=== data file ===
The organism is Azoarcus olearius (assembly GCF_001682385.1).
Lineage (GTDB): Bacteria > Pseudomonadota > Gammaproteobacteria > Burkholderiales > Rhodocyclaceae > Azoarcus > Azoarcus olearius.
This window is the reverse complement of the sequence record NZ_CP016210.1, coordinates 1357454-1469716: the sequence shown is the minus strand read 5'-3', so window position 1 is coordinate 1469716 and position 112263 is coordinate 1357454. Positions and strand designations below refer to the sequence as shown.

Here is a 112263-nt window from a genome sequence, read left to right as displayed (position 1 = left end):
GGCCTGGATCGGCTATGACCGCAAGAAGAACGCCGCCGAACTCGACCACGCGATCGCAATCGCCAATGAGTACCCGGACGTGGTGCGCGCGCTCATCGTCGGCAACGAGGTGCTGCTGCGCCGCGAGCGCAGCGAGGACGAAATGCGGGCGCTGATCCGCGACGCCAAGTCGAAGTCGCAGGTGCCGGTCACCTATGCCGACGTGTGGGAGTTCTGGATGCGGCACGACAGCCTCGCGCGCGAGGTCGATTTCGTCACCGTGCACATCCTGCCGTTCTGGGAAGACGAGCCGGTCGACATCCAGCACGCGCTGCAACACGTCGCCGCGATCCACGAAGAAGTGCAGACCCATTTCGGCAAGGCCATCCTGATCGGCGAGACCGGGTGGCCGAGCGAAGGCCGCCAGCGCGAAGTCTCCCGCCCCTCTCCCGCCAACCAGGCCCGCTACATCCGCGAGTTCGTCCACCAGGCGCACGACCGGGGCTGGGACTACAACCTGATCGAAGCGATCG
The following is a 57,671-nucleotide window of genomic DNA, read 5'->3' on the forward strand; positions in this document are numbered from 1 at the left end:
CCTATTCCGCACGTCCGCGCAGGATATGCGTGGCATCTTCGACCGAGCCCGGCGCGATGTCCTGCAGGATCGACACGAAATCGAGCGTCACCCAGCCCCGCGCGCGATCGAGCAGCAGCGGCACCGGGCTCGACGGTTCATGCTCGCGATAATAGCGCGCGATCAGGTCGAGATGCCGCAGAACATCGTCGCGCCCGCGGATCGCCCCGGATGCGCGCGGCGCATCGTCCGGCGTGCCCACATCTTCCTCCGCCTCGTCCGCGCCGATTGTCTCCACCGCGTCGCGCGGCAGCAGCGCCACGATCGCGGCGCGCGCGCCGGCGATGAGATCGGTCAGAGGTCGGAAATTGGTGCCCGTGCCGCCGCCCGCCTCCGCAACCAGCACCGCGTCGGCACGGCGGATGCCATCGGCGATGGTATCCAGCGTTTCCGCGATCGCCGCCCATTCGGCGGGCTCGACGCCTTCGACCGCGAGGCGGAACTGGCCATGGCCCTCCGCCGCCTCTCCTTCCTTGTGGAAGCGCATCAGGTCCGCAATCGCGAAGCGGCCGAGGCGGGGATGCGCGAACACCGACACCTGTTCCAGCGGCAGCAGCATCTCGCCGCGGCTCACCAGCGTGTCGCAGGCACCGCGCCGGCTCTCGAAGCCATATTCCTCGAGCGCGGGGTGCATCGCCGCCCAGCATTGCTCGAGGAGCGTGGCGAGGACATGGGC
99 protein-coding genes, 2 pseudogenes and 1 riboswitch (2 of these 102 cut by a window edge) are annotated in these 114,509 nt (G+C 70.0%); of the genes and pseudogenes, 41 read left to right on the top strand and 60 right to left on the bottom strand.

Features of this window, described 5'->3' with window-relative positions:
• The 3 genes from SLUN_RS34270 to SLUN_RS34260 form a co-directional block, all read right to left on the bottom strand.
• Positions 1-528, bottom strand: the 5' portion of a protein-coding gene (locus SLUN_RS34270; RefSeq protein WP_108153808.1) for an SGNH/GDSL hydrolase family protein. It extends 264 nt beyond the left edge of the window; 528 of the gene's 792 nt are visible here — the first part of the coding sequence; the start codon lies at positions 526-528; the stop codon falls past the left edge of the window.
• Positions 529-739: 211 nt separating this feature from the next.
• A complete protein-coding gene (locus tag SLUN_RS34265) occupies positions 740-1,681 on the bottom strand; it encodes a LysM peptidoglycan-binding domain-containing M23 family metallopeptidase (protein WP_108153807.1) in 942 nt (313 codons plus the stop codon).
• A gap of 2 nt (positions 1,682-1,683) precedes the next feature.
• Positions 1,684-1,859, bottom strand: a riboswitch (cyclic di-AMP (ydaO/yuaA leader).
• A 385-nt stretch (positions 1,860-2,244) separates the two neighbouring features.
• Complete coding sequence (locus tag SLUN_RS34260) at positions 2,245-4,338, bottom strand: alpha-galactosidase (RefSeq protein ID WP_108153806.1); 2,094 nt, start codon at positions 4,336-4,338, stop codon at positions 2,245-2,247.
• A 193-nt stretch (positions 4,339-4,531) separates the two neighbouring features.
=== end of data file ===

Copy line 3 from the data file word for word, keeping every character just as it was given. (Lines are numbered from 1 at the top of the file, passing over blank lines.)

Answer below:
This window is the reverse complement of the sequence record NZ_CP016210.1, coordinates 1357454-1469716: the sequence shown is the minus strand read 5'-3', so window position 1 is coordinate 1469716 and position 112263 is coordinate 1357454. Positions and strand designations below refer to the sequence as shown.